Coronavirus: What are ‘COVID toes,’ and what does it mean if you have it?

‘COVID toes’: New symptom discovered in coronavirus patients

The most common symptoms of infection by the COVID-19 virus are a dry cough, fever and difficulty breathing, but researchers are discovering they are far from being the only signs of the viral infection.

Dermatologists are reporting a new symptom, dubbed “COVID toes,” that they are seeing in some patients who have the new coronavirus.

Patients develop blue or purple lesions on the feet or toes that resemble bruising or a rash.Dr. Ebbing Lautenbach told USA Today that the lesions are “typically painful to touch and could have a hot burning sensation.” Lautenbach serves as chief of infectious disease at the University of Pennsylvania’s School of Medicine.

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The lesions are being seen in people who are asymptomatic, or who have no other symptoms of the COVID-19 virus.

“This is a manifestation that occurs early on in the disease, meaning you have this first, then you progress,” Lautenbach said. “Sometimes this might be your first clue that they have COVID when they don’t have any other symptoms.”

Susan Wilcox, chief of critical care for the emergency department at Massachusetts General Hospital, told USA Today that she began to see the purple lesions on the most critically ill COVID-19 patients. Wilcox said she suspects the lesions are caused by inflammation from a severe infection. The inflammation causes tiny blood clots in the blood vessels in the feet.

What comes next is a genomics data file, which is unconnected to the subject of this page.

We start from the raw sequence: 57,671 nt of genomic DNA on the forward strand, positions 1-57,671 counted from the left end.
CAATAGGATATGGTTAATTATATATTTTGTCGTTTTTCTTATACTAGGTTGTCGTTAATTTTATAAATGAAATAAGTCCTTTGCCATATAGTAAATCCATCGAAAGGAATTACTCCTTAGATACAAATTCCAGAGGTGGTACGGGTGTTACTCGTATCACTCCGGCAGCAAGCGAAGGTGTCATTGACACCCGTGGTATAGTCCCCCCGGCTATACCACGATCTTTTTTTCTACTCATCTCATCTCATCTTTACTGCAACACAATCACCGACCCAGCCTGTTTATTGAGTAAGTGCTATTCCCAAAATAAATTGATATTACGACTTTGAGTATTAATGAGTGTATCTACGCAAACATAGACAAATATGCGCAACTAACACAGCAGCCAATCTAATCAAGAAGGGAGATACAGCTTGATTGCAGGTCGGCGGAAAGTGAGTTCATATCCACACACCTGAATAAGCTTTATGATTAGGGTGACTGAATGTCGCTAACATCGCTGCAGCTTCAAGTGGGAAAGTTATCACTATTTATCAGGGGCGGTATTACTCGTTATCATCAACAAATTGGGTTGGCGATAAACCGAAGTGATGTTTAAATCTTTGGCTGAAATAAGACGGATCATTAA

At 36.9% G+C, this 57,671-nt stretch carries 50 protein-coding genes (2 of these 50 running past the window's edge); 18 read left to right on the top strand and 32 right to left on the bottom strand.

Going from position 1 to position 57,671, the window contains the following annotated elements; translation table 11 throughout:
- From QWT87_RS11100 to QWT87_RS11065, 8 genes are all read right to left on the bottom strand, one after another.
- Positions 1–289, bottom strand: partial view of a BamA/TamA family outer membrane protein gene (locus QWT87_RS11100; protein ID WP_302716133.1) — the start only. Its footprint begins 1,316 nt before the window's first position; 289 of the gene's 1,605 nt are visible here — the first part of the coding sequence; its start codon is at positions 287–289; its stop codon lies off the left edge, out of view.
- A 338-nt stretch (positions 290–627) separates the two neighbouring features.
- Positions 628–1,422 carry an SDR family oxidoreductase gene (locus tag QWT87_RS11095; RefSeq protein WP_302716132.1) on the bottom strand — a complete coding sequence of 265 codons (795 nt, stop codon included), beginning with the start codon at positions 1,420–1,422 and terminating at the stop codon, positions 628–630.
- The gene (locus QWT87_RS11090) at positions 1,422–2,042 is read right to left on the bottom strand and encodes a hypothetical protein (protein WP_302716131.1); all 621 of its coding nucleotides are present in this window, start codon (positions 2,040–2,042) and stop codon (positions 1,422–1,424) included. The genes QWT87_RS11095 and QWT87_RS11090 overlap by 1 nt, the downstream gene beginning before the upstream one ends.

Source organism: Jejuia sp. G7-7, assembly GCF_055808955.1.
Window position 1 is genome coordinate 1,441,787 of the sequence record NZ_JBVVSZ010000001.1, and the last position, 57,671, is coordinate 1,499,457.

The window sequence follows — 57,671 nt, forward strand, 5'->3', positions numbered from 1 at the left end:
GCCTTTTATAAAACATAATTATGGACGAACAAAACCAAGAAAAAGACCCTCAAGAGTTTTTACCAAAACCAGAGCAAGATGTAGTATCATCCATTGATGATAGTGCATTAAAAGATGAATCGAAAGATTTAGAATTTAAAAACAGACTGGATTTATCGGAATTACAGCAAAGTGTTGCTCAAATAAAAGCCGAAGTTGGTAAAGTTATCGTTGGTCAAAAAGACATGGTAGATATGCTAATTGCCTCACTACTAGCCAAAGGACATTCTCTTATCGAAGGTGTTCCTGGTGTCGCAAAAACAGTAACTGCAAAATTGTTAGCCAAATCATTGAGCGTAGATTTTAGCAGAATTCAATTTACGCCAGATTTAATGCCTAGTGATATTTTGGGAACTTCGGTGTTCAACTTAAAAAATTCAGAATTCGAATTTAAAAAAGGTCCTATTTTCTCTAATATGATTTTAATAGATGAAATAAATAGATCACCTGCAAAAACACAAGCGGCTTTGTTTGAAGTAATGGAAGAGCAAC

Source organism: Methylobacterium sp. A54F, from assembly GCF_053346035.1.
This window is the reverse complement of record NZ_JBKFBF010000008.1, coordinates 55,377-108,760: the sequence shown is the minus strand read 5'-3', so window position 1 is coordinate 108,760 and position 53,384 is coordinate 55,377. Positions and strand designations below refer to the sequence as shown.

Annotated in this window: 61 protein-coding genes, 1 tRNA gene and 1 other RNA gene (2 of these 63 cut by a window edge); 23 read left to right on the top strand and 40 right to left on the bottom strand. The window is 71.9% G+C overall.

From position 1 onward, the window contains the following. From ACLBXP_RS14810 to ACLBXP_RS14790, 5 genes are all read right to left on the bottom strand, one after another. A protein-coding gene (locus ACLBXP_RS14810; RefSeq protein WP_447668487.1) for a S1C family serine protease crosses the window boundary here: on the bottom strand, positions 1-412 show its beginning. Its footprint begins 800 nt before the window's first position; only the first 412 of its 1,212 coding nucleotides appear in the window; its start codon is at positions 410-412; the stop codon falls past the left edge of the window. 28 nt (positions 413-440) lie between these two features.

Wilcox said the lesions are most commonly seen in patients who have developed acute respiratory distress syndrome (ARDS). The sickest COVID-19 patients develop ARDS.

For others, “COVID toes” disappear within 10 days and the person suffers from no other symptoms of the virus.

Dr. Tracey Vlahovic, associate professor of podiatry at Temple University in Philadelphia, told NBC’s “TODAY” show that "There’s no one-to-one correlation” between having the lesions and developing other COVID-19 symptoms.

The lesions seem more common in children and young people, Dr. Lindy Fox, professor of dermatology at the University of California, San Francisco, told “TODAY,” but it’s “not exclusive” to them, Fox added.

Physicians are looking at the feet of people who are displaying purple or blue lesions to see if they eventually test positive for COVID-19.
Physicians are looking at the feet of people who are displaying purple or blue lesions to see if they eventually test positive for COVID-19. (Photo by: BSIP/Universal Images Group via Getty Images)/Universal Images Group via Getty)